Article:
Thursday, July 7, 2011

Cora Gum

by Pa Rock
Citizen Journalist

Yesterday I discussed my first grade teacher in this space, Miss Helen Hubbard.  I would like to extend the topic of my elementary education a bit further by also talking about my second and third grade teachers.  This piece will focus on Cora Gum who spent many years as a second grade teacher at the Goodman (Missouri) School, and tomorrow I will introduce my third grade teacher, Miss (later Dr.) Melva Foley.

I don't know whether Cora Gum was a spinster (like Miss Hubbard) or a widow, but I am fairly certain that she was not married during the time that she was my teacher.  For the purposes of showing her respect, I will refer to her as "Miss Gum" for the remainder of this remembrance.

Miss Gum had to have been in her sixties or maybe even seventies when I was in her class.  I believe that my cousin, Bill Dobbs, was in her final class before she retired, and he is six years younger than me.   Miss Gum was the complete opposite of Miss Hubbard.  She was sweet in contrast to Miss Hubbard's tendency to be severe.  Miss Gum was gentle, and soft-spoken, and affectionate, while her co-worker in the first grade classroom was more of a drill sergeant.  It was hard not to be completely in love with the grandmotherly Cora Gum.

Reading and spelling were big things in her class.  One of my clearest memories of second grade was preparing for a spelling bee toward the end of the school year.  Two students were to be selected from the class to compete in the bee, and those were chosen through in-class spelling tests.  The group finally narrowed down to myself and two girls, and we finished the second grade speller and were halfway through the third by the time I was eliminated.   (My grandson, Boone Macy, is a spelling machine who goes to his county spelling bee every year - and I guess that I must be the source of his spelling smarts!)

We also did an art project that year that my mother saved for the rest of her life.  We had to bring a pane of window glass to school - or maybe our parents had to bring it in for us - then Miss Gum outlined a picture onto the glass from a coloring book of flowers, and we had to paint our flowers.  Mine was a tulip.  After the flower was painted onto the glass, we crinkled up tin foil and placed that behind the picture for a glitzy background.  The project was "framed" with black electrical tape and taken home to our amazed parents.  I suspect that it was a 'Mother's Day" project.  Anyway, my mother was touched and kept it among her treasures.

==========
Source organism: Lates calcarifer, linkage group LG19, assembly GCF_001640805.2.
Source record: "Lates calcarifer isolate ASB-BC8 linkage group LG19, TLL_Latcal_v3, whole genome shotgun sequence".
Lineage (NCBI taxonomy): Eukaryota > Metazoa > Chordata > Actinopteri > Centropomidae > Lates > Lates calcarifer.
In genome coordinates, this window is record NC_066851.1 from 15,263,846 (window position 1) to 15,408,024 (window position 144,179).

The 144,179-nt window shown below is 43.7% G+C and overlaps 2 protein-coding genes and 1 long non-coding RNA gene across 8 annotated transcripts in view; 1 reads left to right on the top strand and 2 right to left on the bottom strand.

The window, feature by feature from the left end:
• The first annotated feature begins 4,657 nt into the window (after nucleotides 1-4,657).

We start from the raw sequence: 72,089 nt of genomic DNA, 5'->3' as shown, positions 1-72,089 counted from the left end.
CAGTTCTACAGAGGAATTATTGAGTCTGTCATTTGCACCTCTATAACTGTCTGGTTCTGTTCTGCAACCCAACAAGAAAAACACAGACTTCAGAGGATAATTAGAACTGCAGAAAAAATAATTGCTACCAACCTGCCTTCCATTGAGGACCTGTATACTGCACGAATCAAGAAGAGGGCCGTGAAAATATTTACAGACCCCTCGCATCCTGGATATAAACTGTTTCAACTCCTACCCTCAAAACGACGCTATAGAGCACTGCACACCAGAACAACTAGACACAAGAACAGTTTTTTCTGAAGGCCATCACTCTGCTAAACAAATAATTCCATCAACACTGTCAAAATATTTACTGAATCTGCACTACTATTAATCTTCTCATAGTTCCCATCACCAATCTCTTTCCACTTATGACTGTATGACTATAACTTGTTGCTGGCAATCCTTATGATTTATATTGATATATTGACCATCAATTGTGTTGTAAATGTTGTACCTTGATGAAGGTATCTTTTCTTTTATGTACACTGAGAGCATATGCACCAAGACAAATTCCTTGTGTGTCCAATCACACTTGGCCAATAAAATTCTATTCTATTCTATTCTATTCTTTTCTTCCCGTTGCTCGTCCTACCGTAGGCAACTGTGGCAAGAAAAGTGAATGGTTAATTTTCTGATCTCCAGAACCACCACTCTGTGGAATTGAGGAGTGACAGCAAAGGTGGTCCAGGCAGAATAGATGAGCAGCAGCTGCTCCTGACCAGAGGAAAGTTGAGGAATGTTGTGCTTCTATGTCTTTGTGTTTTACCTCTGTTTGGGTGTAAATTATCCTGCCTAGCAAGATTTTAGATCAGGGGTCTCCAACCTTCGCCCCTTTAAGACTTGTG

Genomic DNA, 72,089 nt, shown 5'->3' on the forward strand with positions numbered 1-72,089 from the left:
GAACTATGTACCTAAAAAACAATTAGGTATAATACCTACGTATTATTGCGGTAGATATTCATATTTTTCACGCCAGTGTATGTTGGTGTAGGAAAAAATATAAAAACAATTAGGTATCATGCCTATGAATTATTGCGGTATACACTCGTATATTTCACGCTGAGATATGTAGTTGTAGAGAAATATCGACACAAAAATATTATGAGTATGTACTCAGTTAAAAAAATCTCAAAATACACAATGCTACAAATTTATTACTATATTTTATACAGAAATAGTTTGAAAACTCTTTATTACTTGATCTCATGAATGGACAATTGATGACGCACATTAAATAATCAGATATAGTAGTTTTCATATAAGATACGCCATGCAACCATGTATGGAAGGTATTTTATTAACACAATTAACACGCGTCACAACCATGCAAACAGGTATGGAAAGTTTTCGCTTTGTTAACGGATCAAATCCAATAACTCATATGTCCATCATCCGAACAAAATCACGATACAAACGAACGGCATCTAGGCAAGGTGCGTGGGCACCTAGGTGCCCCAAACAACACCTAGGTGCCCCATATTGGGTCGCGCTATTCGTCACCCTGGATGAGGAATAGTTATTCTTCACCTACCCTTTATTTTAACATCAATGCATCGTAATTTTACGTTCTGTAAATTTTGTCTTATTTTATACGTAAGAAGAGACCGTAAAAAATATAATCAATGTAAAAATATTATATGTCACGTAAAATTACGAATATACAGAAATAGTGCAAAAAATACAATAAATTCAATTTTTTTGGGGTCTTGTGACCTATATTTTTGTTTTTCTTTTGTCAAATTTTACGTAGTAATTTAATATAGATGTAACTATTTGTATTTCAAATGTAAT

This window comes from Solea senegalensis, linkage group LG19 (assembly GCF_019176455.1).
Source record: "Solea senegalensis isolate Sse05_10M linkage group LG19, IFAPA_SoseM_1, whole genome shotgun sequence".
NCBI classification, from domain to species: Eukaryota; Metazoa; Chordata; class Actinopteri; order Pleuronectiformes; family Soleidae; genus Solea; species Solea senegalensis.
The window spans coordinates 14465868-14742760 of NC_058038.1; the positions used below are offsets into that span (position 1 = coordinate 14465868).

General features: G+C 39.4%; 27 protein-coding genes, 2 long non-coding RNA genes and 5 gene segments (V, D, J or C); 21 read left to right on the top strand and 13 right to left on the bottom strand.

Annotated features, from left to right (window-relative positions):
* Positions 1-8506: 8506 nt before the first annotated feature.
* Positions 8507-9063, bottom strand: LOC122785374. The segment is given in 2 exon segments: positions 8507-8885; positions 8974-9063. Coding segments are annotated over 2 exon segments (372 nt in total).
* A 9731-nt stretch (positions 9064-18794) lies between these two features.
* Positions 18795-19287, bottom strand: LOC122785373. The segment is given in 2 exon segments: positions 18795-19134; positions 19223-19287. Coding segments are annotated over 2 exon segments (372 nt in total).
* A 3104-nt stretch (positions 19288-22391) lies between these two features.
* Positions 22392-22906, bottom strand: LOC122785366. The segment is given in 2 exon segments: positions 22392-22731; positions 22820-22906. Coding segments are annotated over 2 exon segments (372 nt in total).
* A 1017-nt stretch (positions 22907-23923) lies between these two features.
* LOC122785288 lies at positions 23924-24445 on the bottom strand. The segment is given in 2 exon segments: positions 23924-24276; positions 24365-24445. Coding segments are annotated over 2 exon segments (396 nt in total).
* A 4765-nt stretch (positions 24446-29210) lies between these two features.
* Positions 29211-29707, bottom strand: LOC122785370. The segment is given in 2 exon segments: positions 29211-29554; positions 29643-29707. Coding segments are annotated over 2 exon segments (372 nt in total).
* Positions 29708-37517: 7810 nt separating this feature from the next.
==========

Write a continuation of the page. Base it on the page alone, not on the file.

Living in Goodman, I had never seen an airplane up close, let alone fly in one.  During the summer after my second grade year, Miss Gum flew to California to visit relatives, and she sent a postcard to each of her students.  Mine was of the inside of a big TWA passenger plane.  I was so amazed and knew that someday I wanted to fly in one of those big planes.  (My dad, who had learned to pilot small planes after the war with his GI Bill, was also impressed by the size of the cabin on that airliner.)

I was in junior high or even early high school the last time I saw Miss Gum.  She was shopping at McGinty's Department Store in Neosho, MO, when my mother, sister, and I came across her.  We all chatted for a few minutes, and Miss Gum told my mother that her children had been very easy to teach.  That may or may not have been true, but Cora Gum was such a sweet lady that she would have never said anything the least bit negative about anyone.

I will always remember Miss Gum as one of my favorite teachers.  She made her students feel welcomed and loved - and if a teacher can master how to do that, the "teaching" part will be a piece of cake!

1 comment:

Cousin Bill said...

Rock, you are right about my class being Ms. Gum's last. She was a wonderful lady, and I, too, enjoyed her emphasis on reading, spelling and math. I can remember specifically her teaching us the value of coins, and even to count back change at that young age! She had a "knack" for inspiration and appreciation across the board. My only negative memory is having to remain in during recess to complete my "coloring" assignments...I'm afraid March (tulips and kites) was more than I could stand! Thanks for bringing back these pillars of our early education, if only momentarily.